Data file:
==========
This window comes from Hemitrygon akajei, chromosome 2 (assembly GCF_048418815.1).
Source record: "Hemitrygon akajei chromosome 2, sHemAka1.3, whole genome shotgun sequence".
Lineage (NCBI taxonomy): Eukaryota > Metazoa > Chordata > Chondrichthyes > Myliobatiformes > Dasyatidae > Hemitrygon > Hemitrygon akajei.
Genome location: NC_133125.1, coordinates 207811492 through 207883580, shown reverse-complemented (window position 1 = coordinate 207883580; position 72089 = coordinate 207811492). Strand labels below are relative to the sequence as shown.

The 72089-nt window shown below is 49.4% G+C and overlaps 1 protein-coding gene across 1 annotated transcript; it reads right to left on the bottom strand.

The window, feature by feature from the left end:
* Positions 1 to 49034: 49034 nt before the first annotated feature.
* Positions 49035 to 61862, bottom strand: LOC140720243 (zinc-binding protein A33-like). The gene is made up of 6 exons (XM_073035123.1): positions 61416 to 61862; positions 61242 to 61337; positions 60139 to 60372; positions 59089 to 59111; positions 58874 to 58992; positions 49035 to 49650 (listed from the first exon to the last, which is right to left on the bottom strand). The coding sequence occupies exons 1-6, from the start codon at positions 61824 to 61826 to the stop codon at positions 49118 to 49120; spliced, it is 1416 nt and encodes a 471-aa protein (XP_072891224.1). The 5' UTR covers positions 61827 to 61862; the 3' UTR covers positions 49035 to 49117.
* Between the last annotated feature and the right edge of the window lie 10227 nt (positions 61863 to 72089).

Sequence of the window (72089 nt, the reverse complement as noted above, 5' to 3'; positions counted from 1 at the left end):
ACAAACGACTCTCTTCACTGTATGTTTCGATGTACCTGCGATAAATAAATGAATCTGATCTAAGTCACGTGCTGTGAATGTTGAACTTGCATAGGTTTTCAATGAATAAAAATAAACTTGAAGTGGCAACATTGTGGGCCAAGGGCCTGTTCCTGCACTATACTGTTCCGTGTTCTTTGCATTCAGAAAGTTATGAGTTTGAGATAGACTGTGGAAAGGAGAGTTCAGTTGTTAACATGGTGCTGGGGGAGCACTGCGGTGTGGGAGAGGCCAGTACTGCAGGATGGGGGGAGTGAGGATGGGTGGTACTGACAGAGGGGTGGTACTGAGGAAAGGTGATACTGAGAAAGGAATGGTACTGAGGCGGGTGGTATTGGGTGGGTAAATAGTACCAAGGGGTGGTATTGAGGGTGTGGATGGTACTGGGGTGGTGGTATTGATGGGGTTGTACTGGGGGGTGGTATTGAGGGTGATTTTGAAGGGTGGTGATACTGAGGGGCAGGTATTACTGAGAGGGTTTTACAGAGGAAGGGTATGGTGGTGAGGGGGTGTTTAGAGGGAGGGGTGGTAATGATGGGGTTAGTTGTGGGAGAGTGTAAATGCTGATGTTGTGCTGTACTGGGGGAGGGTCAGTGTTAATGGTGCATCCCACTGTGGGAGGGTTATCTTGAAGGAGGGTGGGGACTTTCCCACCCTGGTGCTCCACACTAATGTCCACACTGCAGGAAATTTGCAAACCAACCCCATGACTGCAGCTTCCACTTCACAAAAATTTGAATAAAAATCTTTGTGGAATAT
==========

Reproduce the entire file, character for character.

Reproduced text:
This window comes from Hemitrygon akajei, chromosome 2 (assembly GCF_048418815.1).
Source record: "Hemitrygon akajei chromosome 2, sHemAka1.3, whole genome shotgun sequence".
Lineage (NCBI taxonomy): Eukaryota > Metazoa > Chordata > Chondrichthyes > Myliobatiformes > Dasyatidae > Hemitrygon > Hemitrygon akajei.
Genome location: NC_133125.1, coordinates 207811492 through 207883580, shown reverse-complemented (window position 1 = coordinate 207883580; position 72089 = coordinate 207811492). Strand labels below are relative to the sequence as shown.

The 72089-nt window shown below is 49.4% G+C and overlaps 1 protein-coding gene across 1 annotated transcript; it reads right to left on the bottom strand.

The window, feature by feature from the left end:
* Positions 1 to 49034: 49034 nt before the first annotated feature.
* Positions 49035 to 61862, bottom strand: LOC140720243 (zinc-binding protein A33-like). The gene is made up of 6 exons (XM_073035123.1): positions 61416 to 61862; positions 61242 to 61337; positions 60139 to 60372; positions 59089 to 59111; positions 58874 to 58992; positions 49035 to 49650 (listed from the first exon to the last, which is right to left on the bottom strand). The coding sequence occupies exons 1-6, from the start codon at positions 61824 to 61826 to the stop codon at positions 49118 to 49120; spliced, it is 1416 nt and encodes a 471-aa protein (XP_072891224.1). The 5' UTR covers positions 61827 to 61862; the 3' UTR covers positions 49035 to 49117.
* Between the last annotated feature and the right edge of the window lie 10227 nt (positions 61863 to 72089).

Sequence of the window (72089 nt, the reverse complement as noted above, 5' to 3'; positions counted from 1 at the left end):
ACAAACGACTCTCTTCACTGTATGTTTCGATGTACCTGCGATAAATAAATGAATCTGATCTAAGTCACGTGCTGTGAATGTTGAACTTGCATAGGTTTTCAATGAATAAAAATAAACTTGAAGTGGCAACATTGTGGGCCAAGGGCCTGTTCCTGCACTATACTGTTCCGTGTTCTTTGCATTCAGAAAGTTATGAGTTTGAGATAGACTGTGGAAAGGAGAGTTCAGTTGTTAACATGGTGCTGGGGGAGCACTGCGGTGTGGGAGAGGCCAGTACTGCAGGATGGGGGGAGTGAGGATGGGTGGTACTGACAGAGGGGTGGTACTGAGGAAAGGTGATACTGAGAAAGGAATGGTACTGAGGCGGGTGGTATTGGGTGGGTAAATAGTACCAAGGGGTGGTATTGAGGGTGTGGATGGTACTGGGGTGGTGGTATTGATGGGGTTGTACTGGGGGGTGGTATTGAGGGTGATTTTGAAGGGTGGTGATACTGAGGGGCAGGTATTACTGAGAGGGTTTTACAGAGGAAGGGTATGGTGGTGAGGGGGTGTTTAGAGGGAGGGGTGGTAATGATGGGGTTAGTTGTGGGAGAGTGTAAATGCTGATGTTGTGCTGTACTGGGGGAGGGTCAGTGTTAATGGTGCATCCCACTGTGGGAGGGTTATCTTGAAGGAGGGTGGGGACTTTCCCACCCTGGTGCTCCACACTAATGTCCACACTGCAGGAAATTTGCAAACCAACCCCATGACTGCAGCTTCCACTTCACAAAAATTTGAATAAAAATCTTTGTGGAATAT